ON THE PORCUPINE RIVER TUNDRA, Yukon Territory (AP) — Here on the endlessly rolling and tussocky terrain of northwest Canada, where man has hunted caribou since the Stone Age, the vast antlered herds are fast growing thin. And it’s not just here.
Across the tundra 1,500 kilometers (1,000 miles) to the east, Canada’s Beverly herd, numbering more than 200,000 a decade ago, can barely be found today.
Halfway around the world in Siberia, the biggest aggregation of these migratory animals, of the dun-colored herds whose sweep across the Arctic’s white canvas is one of nature’s matchless wonders, has shrunk by hundreds of thousands in a few short years.
From wildlife spectacle to wildlife mystery, the decline of the caribou — called reindeer in the Eurasian Arctic — has biologists searching for clues, and finding them.
They believe the insidious impact of climate change, its tipping of natural balances and disruption of feeding habits, is decimating a species that has long numbered in the millions and supported human life in Earth’s most inhuman climate.
Many herds have lost more than half their number from the maximums of recent decades, a global survey finds. They "hover on the precipice of a major decline," it says.
The "People of the Caribou," the native Gwich’in of the Yukon and Alaska, were among the first to sense trouble, in the late 1990s, as their Porcupine herd dwindled. From 178,000 in 1989, the herd — named for the river crossing its range — is now estimated to number 100,000.
"They used to come through by the hundreds," James Firth, 56, of the Gwich’in Renewable Resources Board said as he guided two Associated Press journalists across the tundra.
Off toward distant horizons this summer afternoon, only small groups of a dozen or fewer migrating caribou could be seen grazing southward across the spongy landscape, green with a layer of grasses, mosses and lichen over the Arctic permafrost.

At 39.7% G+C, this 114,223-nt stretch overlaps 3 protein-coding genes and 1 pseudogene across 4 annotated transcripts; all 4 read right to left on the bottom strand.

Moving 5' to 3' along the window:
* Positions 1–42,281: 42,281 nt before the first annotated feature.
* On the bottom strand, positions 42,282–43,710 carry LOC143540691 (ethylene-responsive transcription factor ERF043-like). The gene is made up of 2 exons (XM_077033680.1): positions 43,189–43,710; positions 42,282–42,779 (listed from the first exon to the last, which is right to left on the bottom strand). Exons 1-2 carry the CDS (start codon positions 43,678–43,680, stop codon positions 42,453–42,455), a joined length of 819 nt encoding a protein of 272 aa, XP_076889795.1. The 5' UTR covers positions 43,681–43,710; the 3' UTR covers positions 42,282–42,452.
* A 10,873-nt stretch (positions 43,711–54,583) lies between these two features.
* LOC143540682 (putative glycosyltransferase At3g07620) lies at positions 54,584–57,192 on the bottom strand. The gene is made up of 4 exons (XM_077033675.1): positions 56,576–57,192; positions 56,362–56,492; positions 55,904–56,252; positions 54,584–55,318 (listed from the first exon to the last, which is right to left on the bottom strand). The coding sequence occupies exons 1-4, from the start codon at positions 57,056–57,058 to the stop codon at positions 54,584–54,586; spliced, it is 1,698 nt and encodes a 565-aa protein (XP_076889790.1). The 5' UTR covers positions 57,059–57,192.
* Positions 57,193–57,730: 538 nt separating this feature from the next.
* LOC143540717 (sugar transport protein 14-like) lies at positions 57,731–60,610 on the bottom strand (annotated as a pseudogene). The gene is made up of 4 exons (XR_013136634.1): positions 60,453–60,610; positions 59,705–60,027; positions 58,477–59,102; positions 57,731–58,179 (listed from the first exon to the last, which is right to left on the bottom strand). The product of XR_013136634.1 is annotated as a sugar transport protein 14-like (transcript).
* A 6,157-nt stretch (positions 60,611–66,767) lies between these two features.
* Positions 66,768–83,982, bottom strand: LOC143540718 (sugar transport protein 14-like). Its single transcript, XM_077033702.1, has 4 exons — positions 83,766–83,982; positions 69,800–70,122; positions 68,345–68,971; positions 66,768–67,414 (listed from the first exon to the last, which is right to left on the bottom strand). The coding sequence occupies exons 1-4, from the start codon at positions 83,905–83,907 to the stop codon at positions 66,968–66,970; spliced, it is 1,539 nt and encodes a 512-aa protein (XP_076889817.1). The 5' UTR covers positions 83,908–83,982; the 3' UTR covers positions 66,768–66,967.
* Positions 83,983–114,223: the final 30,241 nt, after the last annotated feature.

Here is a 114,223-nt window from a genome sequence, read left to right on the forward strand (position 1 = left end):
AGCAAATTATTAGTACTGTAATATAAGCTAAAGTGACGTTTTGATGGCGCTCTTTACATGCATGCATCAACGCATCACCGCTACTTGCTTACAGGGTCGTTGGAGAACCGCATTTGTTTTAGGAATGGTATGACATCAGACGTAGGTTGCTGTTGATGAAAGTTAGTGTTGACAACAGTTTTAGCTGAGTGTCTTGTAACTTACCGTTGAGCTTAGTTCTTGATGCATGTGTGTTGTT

"I’ve never seen it like this before," Firth said of the sparse numbers....
Drawing on scores of other studies, government databases, wildlife management boards and other sources, the biologists found that 34 of 43 herds being monitored worldwide are in decline. The average falloff in numbers was 57 percent from earlier maximums, they said.
Siberia’s Taimyr herd has declined from 1 million in 2000 to an estimated 750,000, as reported in the 2008 "Arctic Report Card" of the U.S. National Oceanic and Atmospheric Administration.
The Taimyr is the world’s largest herd, but Canada and Alaska have more caribou, and the Alberta study reported that 22 of 34 North American herds are shrinking. Data were insufficient to make a judgment on seven others....
In neighboring Northwest Territories, the territorial government on Sept. 24 reported results of its aerial survey of the Bathurst herd: Its population has dropped to about 32,000, from 128,000 in 2006....
"The numbers are not getting better. There’s no good news, no indication of recovery," J. Michael Miltenberger, the environment and natural resources minister, said by telephone from Yellowknife, the capital.
He said "there’s a huge issue" with the Beverly herd, which numbered 276,000 in 1994, ranging over the Canadian tundra 1,500 kilometers (1,000 miles) due north of North Dakota.
"We’ve been flying north to south, east to west," Miltenberger said. "By our count, with the Beverly herd, they’ve all but disappeared."
Climate change is piling problem upon problem on the caribou, he said, including bogging them down in thawing permafrost and lengthening the wildfire season, burning up their food.
"The cumulative impact is bringing enormous pressure on the caribou," he said....